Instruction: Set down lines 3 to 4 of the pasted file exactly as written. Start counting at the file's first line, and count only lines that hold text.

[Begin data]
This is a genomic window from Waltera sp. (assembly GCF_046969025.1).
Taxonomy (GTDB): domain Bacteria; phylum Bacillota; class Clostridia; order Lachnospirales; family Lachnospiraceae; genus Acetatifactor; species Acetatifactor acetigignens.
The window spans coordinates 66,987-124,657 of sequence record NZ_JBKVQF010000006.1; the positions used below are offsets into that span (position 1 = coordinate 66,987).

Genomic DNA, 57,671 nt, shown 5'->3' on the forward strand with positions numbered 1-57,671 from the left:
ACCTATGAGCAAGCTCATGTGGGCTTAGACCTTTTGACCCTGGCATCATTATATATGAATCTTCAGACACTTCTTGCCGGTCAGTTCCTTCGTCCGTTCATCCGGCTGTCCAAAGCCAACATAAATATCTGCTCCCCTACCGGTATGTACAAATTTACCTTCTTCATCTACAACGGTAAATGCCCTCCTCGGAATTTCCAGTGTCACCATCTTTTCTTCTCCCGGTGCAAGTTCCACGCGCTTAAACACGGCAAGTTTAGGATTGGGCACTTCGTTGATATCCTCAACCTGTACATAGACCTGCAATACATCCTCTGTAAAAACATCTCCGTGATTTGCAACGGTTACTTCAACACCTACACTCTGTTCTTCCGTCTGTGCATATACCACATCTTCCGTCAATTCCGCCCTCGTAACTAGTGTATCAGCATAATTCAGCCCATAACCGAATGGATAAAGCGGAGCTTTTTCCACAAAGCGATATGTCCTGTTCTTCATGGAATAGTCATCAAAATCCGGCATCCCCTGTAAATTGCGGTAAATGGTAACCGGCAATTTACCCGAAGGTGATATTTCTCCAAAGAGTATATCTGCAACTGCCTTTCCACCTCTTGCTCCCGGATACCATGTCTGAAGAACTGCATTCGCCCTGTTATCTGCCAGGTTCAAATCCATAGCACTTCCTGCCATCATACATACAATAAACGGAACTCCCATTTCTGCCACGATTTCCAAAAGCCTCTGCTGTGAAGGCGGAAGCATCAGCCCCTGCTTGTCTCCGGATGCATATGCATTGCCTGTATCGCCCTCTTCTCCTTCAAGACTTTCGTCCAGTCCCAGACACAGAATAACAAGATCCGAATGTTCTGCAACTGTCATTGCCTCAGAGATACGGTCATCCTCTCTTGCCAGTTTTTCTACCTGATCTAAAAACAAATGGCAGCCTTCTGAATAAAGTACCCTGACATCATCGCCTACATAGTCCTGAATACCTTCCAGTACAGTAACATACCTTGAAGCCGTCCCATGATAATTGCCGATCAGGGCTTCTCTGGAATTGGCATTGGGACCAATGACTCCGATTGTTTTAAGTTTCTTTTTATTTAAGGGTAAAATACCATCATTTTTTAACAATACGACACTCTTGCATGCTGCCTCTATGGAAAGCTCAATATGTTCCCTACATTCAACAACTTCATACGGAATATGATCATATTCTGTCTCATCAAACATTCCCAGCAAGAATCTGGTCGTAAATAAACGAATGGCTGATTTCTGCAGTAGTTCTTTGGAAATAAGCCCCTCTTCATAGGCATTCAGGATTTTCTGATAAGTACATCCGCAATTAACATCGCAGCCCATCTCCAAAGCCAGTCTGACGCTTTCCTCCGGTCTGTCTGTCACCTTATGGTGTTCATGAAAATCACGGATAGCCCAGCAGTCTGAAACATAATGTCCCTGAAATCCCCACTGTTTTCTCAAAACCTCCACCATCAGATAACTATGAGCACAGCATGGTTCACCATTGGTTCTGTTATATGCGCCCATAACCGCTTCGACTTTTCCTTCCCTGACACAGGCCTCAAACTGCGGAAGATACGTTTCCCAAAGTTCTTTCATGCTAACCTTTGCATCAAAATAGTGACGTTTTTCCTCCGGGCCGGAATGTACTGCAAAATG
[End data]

The window spans coordinates 66,987-124,657 of sequence record NZ_JBKVQF010000006.1; the positions used below are offsets into that span (position 1 = coordinate 66,987).

Genomic DNA, 57,671 nt, shown 5'->3' on the forward strand with positions numbered 1-57,671 from the left: